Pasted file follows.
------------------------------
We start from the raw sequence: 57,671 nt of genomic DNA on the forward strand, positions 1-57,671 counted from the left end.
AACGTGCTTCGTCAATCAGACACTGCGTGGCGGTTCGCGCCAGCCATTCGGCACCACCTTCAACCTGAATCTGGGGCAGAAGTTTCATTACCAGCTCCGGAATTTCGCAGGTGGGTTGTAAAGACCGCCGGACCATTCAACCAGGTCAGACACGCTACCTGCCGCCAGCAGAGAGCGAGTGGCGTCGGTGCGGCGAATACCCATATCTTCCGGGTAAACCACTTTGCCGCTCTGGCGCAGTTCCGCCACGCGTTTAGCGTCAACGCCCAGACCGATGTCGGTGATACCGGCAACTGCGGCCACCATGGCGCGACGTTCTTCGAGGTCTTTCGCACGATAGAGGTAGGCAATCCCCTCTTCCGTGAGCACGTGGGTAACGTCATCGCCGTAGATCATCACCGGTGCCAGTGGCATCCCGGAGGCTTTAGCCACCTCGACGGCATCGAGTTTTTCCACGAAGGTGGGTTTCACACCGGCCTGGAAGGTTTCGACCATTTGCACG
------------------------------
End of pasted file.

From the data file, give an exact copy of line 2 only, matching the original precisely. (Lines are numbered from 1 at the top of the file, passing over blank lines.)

AACGTGCTTCGTCAATCAGACACTGCGTGGCGGTTCGCGCCAGCCATTCGGCACCACCTTCAACCTGAATCTGGGGCAGAAGTTTCATTACCAGCTCCGGAATTTCGCAGGTGGGTTGTAAAGACCGCCGGACCATTCAACCAGGTCAGACACGCTACCTGCCGCCAGCAGAGAGCGAGTGGCGTCGGTGCGGCGAATACCCATATCTTCCGGGTAAACCACTTTGCCGCTCTGGCGCAGTTCCGCCACGCGTTTAGCGTCAACGCCCAGACCGATGTCGGTGATACCGGCAACTGCGGCCACCATGGCGCGACGTTCTTCGAGGTCTTTCGCACGATAGAGGTAGGCAATCCCCTCTTCCGTGAGCACGTGGGTAACGTCATCGCCGTAGATCATCACCGGTGCCAGTGGCATCCCGGAGGCTTTAGCCACCTCGACGGCATCGAGTTTTTCCACGAAGGTGGGTTTCACACCGGCCTGGAAGGTTTCGACCATTTGCACG